9. Super glue the nuts in position
  10. Make sure the rings are in position
  11. Apply woodglue to the corner where the side plates go in (make sure no glue gets on the rings or gears!)
  12. Put the side plates in their place
  13. Apply glue to the three sides of the top plate and glue it in place
  14. Remove excess woodglue before it dries

Step 5: Assembling the PCB

In order to assemble the PCB, it should first be ordered. I used JCL's prototyping service for ordering my PCBs.

  1. Download the latest gerber files from my Github repository
  2. Send the files to your favourite PCB manufacturer
  3. Wait for the boards to arrive

Before soldering the microcontroller, make sure the Arduino bootloader has been burned onto it. This instructable will tell you how to burn the bootloader. For burning the bootloader, I used a ZIF socket so I didn't have to solder the chip twice.

There are many ways to solder this PCB, here is how I did it:

  1. Apply solder paste to the pads of the SMD components
  2. Using tweezers and the schematic, put the components in place
  3. Solder the components using hot air
  4. Remove excess solder using solder wick
  5. Solder the through hole components and connectors
  6. Solder the hall sensors using the solid core wire
  7. Solder cables to the battery holder

Optional: shorten the cables of the stepper motors.

Optional: reduce the power used by the RTC module by modifying the module

Step 6: Mounting the Electronics

  1. Drill holes in the wood and use the M2 screws to mount the PCB in the enclosure
  2. Position the hall sensors above the rings
  3. Super glue a piece of velcro on the battery holder and in the enclosure
  4. Put the M3 bolts through the motor's mounting holes, place 3 washers and 3 wooden spacers
  5. Screw the motor in place
  6. Plug in the motors
  7. Plug in the RTC module

Step 7: Attach the Magnets to the Rings

To get the magnets in the right places on the rings I marked the place of the hall sensors on the rings.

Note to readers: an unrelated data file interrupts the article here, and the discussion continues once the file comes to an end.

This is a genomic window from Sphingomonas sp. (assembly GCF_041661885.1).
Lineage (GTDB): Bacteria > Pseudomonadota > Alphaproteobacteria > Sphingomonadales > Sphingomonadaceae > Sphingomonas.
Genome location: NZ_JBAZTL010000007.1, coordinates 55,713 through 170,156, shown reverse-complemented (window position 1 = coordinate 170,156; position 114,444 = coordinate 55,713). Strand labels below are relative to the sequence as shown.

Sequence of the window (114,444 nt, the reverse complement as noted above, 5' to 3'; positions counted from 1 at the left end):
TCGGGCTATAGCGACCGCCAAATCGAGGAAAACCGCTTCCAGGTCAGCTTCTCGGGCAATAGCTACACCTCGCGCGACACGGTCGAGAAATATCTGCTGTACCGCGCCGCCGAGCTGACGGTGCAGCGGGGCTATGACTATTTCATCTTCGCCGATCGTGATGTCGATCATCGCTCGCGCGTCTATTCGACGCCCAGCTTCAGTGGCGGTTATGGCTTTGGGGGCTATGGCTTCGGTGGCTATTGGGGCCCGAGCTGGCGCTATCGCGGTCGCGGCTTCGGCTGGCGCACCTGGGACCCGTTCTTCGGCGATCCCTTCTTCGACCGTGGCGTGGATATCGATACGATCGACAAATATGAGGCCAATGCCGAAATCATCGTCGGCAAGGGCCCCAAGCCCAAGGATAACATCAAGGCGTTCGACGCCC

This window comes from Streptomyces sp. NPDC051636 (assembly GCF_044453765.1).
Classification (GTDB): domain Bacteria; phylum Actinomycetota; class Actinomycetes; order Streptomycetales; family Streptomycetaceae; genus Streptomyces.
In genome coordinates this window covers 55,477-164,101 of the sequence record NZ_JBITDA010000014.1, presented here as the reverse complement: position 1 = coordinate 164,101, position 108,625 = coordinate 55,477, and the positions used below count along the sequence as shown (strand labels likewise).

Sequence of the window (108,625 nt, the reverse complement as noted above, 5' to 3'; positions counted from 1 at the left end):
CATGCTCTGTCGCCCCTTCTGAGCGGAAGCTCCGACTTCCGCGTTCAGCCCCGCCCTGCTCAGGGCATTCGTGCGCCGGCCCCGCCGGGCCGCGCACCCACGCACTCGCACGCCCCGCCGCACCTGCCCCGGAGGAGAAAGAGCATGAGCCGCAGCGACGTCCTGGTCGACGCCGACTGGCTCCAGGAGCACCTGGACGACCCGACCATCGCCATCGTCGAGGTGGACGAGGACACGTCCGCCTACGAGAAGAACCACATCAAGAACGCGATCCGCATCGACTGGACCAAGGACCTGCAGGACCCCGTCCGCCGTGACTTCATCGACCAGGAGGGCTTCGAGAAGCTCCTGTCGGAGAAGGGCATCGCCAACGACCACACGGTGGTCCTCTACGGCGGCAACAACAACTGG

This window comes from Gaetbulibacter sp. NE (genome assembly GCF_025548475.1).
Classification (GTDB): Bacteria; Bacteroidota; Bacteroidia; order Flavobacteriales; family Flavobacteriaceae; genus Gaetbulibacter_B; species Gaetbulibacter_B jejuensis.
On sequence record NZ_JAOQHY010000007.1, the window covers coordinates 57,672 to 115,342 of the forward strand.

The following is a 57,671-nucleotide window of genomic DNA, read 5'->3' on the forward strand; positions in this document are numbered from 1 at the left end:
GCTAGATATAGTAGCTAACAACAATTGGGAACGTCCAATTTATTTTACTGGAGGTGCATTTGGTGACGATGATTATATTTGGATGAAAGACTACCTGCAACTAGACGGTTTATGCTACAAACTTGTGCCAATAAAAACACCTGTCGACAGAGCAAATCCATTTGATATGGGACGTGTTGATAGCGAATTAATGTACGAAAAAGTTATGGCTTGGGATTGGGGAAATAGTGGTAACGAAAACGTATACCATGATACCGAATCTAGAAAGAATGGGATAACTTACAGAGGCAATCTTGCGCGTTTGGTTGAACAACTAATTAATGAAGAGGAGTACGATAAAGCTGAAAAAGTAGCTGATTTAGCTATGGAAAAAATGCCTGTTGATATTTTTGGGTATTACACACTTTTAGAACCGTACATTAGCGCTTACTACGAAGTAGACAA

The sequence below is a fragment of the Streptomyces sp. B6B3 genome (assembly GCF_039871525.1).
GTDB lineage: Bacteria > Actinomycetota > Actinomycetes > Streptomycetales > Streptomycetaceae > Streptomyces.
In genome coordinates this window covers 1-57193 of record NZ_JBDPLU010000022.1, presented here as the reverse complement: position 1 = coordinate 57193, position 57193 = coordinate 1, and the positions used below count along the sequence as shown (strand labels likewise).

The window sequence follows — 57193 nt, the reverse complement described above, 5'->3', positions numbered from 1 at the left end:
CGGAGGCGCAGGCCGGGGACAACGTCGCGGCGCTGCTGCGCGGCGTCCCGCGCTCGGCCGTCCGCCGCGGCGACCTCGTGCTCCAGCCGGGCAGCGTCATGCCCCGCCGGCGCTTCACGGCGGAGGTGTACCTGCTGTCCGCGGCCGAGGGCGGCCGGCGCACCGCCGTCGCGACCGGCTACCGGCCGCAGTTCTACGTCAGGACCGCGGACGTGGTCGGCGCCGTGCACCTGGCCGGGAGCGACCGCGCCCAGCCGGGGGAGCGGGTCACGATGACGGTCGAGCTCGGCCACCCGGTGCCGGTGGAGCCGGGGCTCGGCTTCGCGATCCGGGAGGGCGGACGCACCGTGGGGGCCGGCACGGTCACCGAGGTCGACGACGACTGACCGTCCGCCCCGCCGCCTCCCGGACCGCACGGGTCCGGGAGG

1. Place the ring in the casing
  2. Position the number/name of month so it's visible through the window in the front of the casing
  3. Mark the place of the hall sensor
  4. Drill a 1-2mm deep, 3mm wide hole for the magnet
  5. Repeat for all positions of the rings

Glue the magnets in place:

  1. Mark the south side of the magnets (I used this tutorial)
  2. Apply super glue to the holes in the rings
  3. Glue the magnets in place with the south side facing up

Step 8: Uploading Code

  1. Remove the microcontroller from the Arduino Uno board
  2. Connect GND, 5V and the RX, TX and reset lines to the PCB
  3. In the Arduino IDE make the following settings:
    • Board: Arduino Nano
    • Processor: ATmega 328P
    • Port: select your Arduino Uno
    • Programmer: Arduino as ISP
  4. Upload the code using the Arduino IDE

Step 9: Powering the Calendar

Now it's time for the final step, putting in the batteries. Make sure to use rechargable batteries with a voltage of 1.2V, because the operating voltage of the microcontroller has a maximum of 5,5V.

To operate the calendar using 1.5V batteries, you can add a (linear) voltage regulator.

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    4 months ago

    That's really cool. Honestly, I thought it was a great idea without being motorized, just a calendar where you can dial in the right day was a nice idea.


    4 months ago

    That turned out looking great! I'm so glad to have inspired you! You'll need to let me know how long the batteries last as that's something that I'm curious about!